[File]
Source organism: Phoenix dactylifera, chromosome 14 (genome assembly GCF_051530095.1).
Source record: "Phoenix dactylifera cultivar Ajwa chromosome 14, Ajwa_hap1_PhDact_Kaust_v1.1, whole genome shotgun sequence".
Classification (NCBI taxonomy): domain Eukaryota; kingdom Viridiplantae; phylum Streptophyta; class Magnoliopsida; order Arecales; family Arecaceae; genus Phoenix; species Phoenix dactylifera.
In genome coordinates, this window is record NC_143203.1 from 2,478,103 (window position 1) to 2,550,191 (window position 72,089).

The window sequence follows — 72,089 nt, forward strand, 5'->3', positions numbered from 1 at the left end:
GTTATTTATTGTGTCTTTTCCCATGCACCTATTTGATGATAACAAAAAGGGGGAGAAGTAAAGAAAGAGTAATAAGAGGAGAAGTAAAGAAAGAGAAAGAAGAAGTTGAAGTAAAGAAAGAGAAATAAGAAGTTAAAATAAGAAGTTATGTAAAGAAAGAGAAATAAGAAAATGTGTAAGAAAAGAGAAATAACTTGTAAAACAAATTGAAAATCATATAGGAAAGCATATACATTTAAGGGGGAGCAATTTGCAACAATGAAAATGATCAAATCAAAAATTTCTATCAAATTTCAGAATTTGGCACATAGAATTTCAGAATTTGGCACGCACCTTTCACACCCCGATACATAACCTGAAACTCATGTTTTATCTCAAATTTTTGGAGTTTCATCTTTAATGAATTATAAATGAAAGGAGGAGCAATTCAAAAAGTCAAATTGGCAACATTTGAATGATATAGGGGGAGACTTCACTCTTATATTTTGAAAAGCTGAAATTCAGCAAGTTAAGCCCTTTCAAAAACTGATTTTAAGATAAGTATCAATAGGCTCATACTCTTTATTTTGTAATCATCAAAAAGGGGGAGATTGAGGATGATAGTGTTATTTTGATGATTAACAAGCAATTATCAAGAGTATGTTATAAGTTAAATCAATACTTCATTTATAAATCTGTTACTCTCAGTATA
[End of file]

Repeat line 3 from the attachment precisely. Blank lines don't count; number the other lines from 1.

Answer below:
Classification (NCBI taxonomy): domain Eukaryota; kingdom Viridiplantae; phylum Streptophyta; class Magnoliopsida; order Arecales; family Arecaceae; genus Phoenix; species Phoenix dactylifera.